COM(M)POST


ONE

INTRO

In 2020 Pearl Compost teamed up with Theory (Sophie Seita) to make the film Pearl and Theory make Compost. On that occasion the compost bin was situated in Blairgowrie, where Pearl has been based since lockdown started.

For her new project, spring 2021, the compost will be located in the 201 Telephone Box Gallery in Fife. A chance to study the worms removed from their natural environment. (Though still given all they need to live fulfilling and productive lives.)


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Composting is a process of layering of green and brown matter, digested by worms. At the beginning of the exhibition, Pearl Compost will add fresh vegetable waste and strips of cardboard on which are written questions (about anything, including coronavirus and lockdown) supplied by the public.

Questions for Pearl Compost will be invited via the
COM(M)POST Facebook page. Pearl will also visit Strathkinness Community Garden and questions will be solicited from the gardeners there, so that the worms are given more to chew on.

After a month, Pearl Compost will release the compost from the telephone box and she will communicate the worms’ answers to the questions that have been put to them. It must be remembered that all worms are equal. Worms work for the greater good of all. All worms are queer (being intersex/hermaphrodite). Worms feel deeply (they have five hearts). Worms work slowly but relentlessly. As worms eat, they separate truth from lies, big truths from little truths, and big lies from little lies: a complicated process.

Spring is a time of regrowth and renewal and, especially in 2021, of HOPE. Pearl’s performance will tune into this spirit in a playful and non-didactic way.

  • Installation: Easter Sunday.
  • 201 Telephone Box Gallery installation viewable by the public. From Sunday April 4 to Sunday May 2.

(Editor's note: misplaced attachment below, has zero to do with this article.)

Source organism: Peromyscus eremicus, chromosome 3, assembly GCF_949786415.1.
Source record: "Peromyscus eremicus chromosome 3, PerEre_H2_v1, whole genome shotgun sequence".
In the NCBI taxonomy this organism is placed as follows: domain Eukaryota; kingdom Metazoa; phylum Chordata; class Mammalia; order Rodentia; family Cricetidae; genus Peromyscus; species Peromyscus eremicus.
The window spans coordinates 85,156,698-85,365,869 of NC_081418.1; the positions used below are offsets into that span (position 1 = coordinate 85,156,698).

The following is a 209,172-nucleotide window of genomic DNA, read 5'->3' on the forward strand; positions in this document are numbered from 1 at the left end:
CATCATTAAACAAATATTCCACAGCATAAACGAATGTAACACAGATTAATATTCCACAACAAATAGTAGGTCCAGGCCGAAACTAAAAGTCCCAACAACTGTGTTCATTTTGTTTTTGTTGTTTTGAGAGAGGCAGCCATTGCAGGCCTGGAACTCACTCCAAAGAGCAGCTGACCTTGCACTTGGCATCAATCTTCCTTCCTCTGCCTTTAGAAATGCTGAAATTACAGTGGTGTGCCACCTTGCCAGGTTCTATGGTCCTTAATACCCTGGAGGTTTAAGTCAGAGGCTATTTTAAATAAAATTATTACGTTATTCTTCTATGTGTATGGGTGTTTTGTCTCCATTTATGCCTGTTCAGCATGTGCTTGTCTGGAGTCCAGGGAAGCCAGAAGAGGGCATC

• Closing performance, May 2 at 3.45pm. All welcome on the day. Questions welcome in advance of the day. (Give the worms a chance to do their thing,)

This page will be updated as we go along.

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TWO

UPDATE: Friday 23 April

Went along to Strahkinness Community Gardens and Lada Wilson (curator of 201 Telephone Gallery) introduced Bob Bilson who helps run the place. Pearl was impressed by the atmosphere of the gardens: relaxed and friendly. Behind an array of well-kept individual allotments, there were communal growing areas and an orchard of fruit trees in blossom. Bob showed Pearl the various composting areas around the perimeter.

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Highlight of a pleasant and knowledge-filled afternoon - for Pearl - was a discussion of worms that took place towards the end of the tour. Five people in a circle all chipping in what they did and didn't know about the life cycle, and contribution, of the worm. As a bonus, Bob and perhaps a couple more gardeners, have suggested they will come to Pearl's closing performance.

Back at 201 Telephone Box Gallery, the worms have been getting on with things these last three weeks. They have eaten the raw waste that they were given at the beginning, and the mass of the compost has gone down. Upon close inspection, the worms seem happy. Their plastic bin is just little wetter than it should be, so it won't be watered again. Pearl adds a question or two courtesy of Bob, as well as more raw waste for the worms to chew on.